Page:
Making a unique wooden puzzle box - how to prepare?
February 8, 2010 9:03 AM   Subscribe

Making a unique wooden puzzle box - how to prepare?

I'm making a puzzle box as a present for my girlfriend later this year - I know this will take a long time, that's one thing I have - a lot of time.

I have - very basic tools (screw drivers / drill / saw etc). A backgarden no shed or sheltered area but plenty of space. A budget of up to £100. And a lot of time and energy.


I need to know all of your resources. (Which wood? Veneer? Card construction first?)
I need your unique ideas. (magnet locks/ ball bearing runs)
I need your clever locking mechanisms.
I need your schematics. (made one before?)
I need your youtube videos
I need your material reccomendations. (marquettry? Inlays? Paint? Wax?)
I need your luck and wishings of good will.


I will (hopefully) be running a little "making of" blog, or webpage or some sort of up date to show all you guys that helped me here the final piece and progress reports and pictures for everyone else on a how to.


Ideas currently: I love the lady bug walk and can only assume it's done with a ball bearing and a magnet and some kind of "marble run" set up exactly beneath the first veneer skin. I love the magnet locks (dont have link) where you touch a magnet to a certain area and with some crazy spring operated
posted by Cogentesque to Sports, Hobbies, & Recreation (18 answers total) 7 users marked this as a favorite
 
A backgarden no shed or sheltered area but plenty of space.

How are you planning to keep the tools, materials and project dry and secret? Fine woodworking isn't going to be happy about radical temperature/humidity swings.
posted by DU at 9:10 AM on February 8, 2010


I'm just wondering where you're coming from in terms of skill level. The skills needed to pull off a puzzle box are not dissimilar to the kinds of skills needed to do cabinetmaking and other fine furniture.

For a beginner, even something straightforward like cutting a straight line can be really challenging, especially using hand tools (which are an order of magnitude more difficult to master than modern electrical workshop tools).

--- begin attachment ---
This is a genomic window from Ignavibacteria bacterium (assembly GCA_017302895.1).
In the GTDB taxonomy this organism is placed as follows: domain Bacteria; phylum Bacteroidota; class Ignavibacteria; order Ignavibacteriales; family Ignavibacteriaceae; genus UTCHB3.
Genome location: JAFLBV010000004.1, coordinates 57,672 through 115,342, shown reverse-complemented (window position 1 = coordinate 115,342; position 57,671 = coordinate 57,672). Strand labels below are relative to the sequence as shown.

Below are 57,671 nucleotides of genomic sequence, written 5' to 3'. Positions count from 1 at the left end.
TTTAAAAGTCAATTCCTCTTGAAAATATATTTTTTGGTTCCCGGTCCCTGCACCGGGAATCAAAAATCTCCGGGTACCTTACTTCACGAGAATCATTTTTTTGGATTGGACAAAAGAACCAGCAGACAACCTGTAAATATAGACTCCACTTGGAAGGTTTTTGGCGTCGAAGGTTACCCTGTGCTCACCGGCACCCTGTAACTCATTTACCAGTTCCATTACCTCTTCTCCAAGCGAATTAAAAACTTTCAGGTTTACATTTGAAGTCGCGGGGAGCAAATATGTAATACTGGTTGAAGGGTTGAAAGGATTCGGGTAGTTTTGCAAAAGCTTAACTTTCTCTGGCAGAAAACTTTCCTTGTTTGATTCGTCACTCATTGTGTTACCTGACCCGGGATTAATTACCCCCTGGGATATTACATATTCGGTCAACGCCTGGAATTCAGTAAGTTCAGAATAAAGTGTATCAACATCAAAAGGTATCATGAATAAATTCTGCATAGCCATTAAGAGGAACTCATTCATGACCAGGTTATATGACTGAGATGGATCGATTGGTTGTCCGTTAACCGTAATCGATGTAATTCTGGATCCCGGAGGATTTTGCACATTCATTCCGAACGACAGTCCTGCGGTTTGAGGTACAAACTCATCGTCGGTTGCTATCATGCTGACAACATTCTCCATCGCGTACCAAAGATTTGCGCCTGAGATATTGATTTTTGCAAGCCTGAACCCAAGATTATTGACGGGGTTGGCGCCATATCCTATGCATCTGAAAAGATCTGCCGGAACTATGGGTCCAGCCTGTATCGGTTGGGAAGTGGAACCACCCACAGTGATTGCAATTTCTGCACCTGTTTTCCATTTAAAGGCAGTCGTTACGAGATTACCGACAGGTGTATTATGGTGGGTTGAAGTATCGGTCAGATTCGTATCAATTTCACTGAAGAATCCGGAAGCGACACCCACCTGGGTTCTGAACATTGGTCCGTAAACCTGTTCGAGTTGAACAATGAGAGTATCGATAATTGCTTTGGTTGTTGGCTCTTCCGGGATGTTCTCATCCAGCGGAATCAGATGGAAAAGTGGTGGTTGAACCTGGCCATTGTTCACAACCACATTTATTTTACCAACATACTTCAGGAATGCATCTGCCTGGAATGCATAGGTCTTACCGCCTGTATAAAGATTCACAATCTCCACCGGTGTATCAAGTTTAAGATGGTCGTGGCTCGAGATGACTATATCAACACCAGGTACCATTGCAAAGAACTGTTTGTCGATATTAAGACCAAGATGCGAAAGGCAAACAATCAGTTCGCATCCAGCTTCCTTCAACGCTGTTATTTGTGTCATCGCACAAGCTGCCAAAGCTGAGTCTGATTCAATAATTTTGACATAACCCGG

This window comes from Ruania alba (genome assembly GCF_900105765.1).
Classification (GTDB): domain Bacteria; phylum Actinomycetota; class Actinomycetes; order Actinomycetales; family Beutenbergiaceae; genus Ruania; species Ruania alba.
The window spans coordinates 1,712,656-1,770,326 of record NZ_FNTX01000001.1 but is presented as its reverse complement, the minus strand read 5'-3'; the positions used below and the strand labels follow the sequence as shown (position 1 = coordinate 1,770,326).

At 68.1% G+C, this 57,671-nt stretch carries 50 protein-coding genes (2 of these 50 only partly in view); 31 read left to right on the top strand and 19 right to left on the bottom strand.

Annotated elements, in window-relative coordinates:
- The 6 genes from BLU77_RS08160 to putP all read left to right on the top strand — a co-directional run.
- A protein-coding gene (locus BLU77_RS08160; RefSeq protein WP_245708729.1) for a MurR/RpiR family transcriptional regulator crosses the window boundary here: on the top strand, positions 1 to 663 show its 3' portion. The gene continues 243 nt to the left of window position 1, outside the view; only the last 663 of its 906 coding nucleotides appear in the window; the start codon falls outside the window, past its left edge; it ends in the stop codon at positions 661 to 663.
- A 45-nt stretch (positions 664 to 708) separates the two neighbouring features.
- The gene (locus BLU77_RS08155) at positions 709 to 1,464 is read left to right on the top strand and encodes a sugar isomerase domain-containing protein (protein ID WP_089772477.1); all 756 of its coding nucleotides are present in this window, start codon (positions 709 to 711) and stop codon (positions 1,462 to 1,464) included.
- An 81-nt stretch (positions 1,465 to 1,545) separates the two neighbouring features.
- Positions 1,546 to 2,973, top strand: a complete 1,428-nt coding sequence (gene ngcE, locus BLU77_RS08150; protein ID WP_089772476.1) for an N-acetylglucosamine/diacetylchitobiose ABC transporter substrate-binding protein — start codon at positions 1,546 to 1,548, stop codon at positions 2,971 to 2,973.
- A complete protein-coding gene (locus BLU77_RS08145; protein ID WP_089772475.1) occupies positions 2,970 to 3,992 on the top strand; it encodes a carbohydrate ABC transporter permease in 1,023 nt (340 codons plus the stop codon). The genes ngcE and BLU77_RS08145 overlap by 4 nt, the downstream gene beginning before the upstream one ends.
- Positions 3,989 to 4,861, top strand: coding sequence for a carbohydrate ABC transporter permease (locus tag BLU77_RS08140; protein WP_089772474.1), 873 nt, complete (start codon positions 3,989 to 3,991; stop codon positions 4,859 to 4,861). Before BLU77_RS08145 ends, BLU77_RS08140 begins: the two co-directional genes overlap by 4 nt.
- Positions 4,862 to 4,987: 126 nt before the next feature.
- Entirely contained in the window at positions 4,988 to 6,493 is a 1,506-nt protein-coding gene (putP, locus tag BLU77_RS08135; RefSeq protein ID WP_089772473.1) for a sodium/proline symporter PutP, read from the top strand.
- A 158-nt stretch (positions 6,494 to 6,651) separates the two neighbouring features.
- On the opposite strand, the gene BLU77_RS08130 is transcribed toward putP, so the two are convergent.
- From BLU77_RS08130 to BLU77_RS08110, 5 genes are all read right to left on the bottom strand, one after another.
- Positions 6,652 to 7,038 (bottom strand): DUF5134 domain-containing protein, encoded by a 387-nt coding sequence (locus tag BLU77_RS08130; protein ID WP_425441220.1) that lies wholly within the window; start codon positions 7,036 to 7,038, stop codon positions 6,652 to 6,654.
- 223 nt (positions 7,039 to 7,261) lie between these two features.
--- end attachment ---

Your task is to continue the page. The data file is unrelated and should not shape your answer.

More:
Temperature and humidity are the least of the obstacles ahead. But anyway, you have my best wishes for success.
posted by le morte de bea arthur at 9:12 AM on February 8, 2010


This is pretty advanced woodworking you're talking about. It doesn't sound like you have anything to work with but the roughest of hand tools. You might be best off looking for a class to take, where you can have access to a coach and access to a well-equipped shop. You could easily spend several times your budget on tools.
posted by jon1270 at 9:13 AM on February 8, 2010


There's a page here about making puzzle boxes which has a short bibliography. It doesn't look like the sort of task to be undertaken lightly.
posted by permafrost at 9:13 AM on February 8, 2010


You could probably make the Una Box with hand tools given enough time and patience.
posted by odinsdream at 9:39 AM on February 8, 2010 [3 favorites]


One of the advantages with the Una Box, even though it doesn't have a very elaborate mechanism, is that it's mostly straight cuts that you could do with a small, inexpensive coping saw. Due to the jigsaw nature of the construction you wouldn't need to get into elaborate biscuit joining. As long as you cut it carefully you can continually check yourself for fitting before the final gluing.

Use wood with a pretty grain and stain it after you're totally done. If you cut carefully and use glue very sparingly so that it doesn't ooze out on the edge, the end result will be visually appealing. Glue doesn't stain the same color as wood, so you must be very careful to remove glue completely from the outside as you're putting things together.

Other than the coping saw and some sandpaper, I can't think of what else you'd need to make the una box. A ruler, I guess. Get a nice metal one with 1/32" markings. Get two so you can use the other as a straight edge.